Who is Razia?

Razia is a Pakistani woman of small stature and a big heart. She has known the Columbans since about 1985, and from that time has been involved in bringing education to the women and children of brick kiln workers in the villages around her home in Jiunpura, Sheikhupura, Punjab Province. This is her story in her own words.

Pakistan women and children that Razia continues to educate. Photo: Fr Joe Joyce SSC

My name is Razia Barkat. I was born on December 12, 1965, in Hafizabad Parish, Punjab, about 50 kilometres from Sheikhupura. I was the youngest of ten children with five brothers and four sisters. All of my brothers died when they reached the age of five. Nobody knows what kind of illness caused their deaths. My birth brought no celebration or joy but disappointment and sorrow. My parents wanted a boy. My mother refused to touch me. However, after a while, my father lifted me and hugged me. “She will be lucky”, he said and told my eldest sister, Suraya, to clothe me well. My mother refused to feed me with her milk, so I was fed buffalo milk all through my childhood.

When I was born my family lived in a mud house, but soon afterwards they were able to build one of brick. I saw this as a sign of the blessing of my birth. I went to school when I was five years old. It was thought that there was no need to send me to be educated, as I would be married off. However, my father wanted me to go to school. He was a brick kiln worker and he used to bring me to school on his way to work. He always gave me great encouragement.

At the age of 17, a marriage was arranged for me with a man from Jiunpura, Sheikhupura. He was a brick kiln worker, an only son, illiterate, and poorly dressed. I had no desire to marry him but his family insisted on the match and my family hesitantly agreed. My eldest sister, Suraya, who used to look after our family while my mother was working, had gone to study nursing in Karachi in the south of Pakistan.

My father took me to Karachi and wanted me to stay there with my sister and not return to be with my future husband. But after a short time, I returned to my home town of Hafizabad and there my future husband’s father showed me great affection. Still, my mother did not want the marriage to occur and offered my future husband one of my sisters instead. However, he refused and I was forced into the marriage. I was 17 and he was about 27.

I immediately conceived and had my first child, a healthy boy I called Naveed. This made me very happy because now I had someone to love. Two years later I had another son, Vaheed. But a big fight broke out with my in-laws around this time and I left Jiunpura and went home to Hafizabad.

My husband came and took the children back, but my father-in-law persuaded him to consent to return the children to me. Sometime later, my daughter, Sumera, whom I nicknamed Chanda (Moon), was born. She went to school in Hafizabad and was a smart little girl.

I worked at home, dressmaking. But after a long time in my hometown, the catechist from Sheikhupura Parish came to visit me and informed me that there was a course in adult literacy starting there and that I should go for training. My husband gave his consent. That was how I began my career as a teacher. Columban Fr Tommy O’Hanlon started me off with about 20 children between the ages of six and seven.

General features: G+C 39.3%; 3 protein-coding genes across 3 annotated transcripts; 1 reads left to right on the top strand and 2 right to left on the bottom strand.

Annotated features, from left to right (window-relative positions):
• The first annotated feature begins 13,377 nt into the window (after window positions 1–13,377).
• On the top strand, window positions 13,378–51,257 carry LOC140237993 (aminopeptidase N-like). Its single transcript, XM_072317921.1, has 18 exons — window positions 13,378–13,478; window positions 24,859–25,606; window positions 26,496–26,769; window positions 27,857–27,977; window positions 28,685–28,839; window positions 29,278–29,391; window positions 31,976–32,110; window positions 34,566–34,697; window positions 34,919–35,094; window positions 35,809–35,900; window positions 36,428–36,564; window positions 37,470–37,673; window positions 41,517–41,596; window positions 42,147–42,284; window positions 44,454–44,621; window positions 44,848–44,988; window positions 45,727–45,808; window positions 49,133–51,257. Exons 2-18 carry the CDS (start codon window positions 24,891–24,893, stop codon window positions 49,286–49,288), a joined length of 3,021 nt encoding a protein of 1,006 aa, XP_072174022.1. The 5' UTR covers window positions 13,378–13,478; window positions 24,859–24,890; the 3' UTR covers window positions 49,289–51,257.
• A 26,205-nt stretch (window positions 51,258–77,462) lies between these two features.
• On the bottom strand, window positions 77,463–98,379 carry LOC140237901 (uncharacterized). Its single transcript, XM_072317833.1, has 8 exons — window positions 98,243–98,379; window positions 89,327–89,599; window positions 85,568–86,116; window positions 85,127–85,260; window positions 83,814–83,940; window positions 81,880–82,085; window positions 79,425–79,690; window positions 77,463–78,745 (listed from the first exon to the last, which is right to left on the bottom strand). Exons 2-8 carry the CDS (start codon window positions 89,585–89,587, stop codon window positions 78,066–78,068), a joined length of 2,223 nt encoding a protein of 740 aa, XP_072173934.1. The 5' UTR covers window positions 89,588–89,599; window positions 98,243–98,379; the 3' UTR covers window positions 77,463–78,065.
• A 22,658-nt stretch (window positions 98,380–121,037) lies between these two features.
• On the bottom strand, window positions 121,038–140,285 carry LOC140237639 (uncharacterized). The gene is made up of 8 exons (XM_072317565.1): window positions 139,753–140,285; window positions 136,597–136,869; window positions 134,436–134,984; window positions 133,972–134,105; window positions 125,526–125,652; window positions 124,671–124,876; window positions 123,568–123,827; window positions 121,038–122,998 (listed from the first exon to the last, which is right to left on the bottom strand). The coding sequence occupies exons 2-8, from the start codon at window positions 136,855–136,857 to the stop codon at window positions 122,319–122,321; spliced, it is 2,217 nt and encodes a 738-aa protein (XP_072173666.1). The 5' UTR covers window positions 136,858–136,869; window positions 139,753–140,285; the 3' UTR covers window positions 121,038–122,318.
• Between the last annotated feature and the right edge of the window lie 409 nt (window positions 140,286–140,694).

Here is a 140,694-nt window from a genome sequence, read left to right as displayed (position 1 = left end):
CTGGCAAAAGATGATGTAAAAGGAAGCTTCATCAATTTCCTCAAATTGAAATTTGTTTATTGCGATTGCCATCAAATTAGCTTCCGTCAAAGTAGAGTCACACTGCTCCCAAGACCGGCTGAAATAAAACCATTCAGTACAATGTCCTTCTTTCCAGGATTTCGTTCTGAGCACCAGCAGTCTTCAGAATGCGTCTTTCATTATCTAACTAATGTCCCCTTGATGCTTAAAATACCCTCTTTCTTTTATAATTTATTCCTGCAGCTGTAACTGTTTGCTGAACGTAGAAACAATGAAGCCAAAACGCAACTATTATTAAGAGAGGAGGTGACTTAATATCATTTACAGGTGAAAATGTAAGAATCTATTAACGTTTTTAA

Five literacy centres were opened. I was very happy with this new development in my life. It was about this time that I met Columban Fr Joe Joyce. One day he came to visit, and because it was heavily raining, he told me that it would be better not to go out to check the schools. I appreciated his care for me.

Some weeks later, another big rainstorm came and there was flooding. It was then that I received the news that my second son Vaheed had died of dysentery. He was a brilliant and loving child and I nearly went insane with grief. I stopped eating and wept continuously. When I got back my strength, I opened a nursery school in a brick kiln about two miles away from Jiunpura.

Then, another tragedy took place. My ten-year-old daughter, Sumera, was killed in a road accident. Once again, I was back in the depths of grief. After four months in this state, I became fragile. But little by little, I recovered. Frs Tommy O'Hanlon and Dan O’Connor gave me great support. At this time, a women’s group was being formed in the parish.

A Filipino Columban lay missionary, Miss Gloria Canama, invited me to attend a course with her in Multan. I took my youngest child, Jamshaed, with me because he was still being breastfed. In our monthly meetings, we could share our sufferings and problems. We used to choose a text from the Bible, usually about women, and apply it to our daily lives.

One day a man named Rodney came to visit our house. He belonged to a group called The Pak-Swedish Foundation and he asked if I would be willing to teach the children of the brick kiln workers. I accepted and in 2000 I opened a small school for 30 children and women. The number of children gradually grew to 130. The Pak-Swedish schools closed in 2010. But I continued to teach for a while, however, until the living and travelling expenses became too much for me.

In 2013, I talked with Fr Joe Joyce and explained the situation to him. He agreed to give me financial support. Soon, I was even able to employ some extra teachers, and now, with the ongoing support of the Columbans, I have been able to provide primary education for hundreds of children.

I remain most grateful to the Columbans and their supporters for all they have done for me, and through me, for my people. May God bless them all.

Columban Fr Joseph Joyce lives and works in Pakistan where Razia continues to teach.

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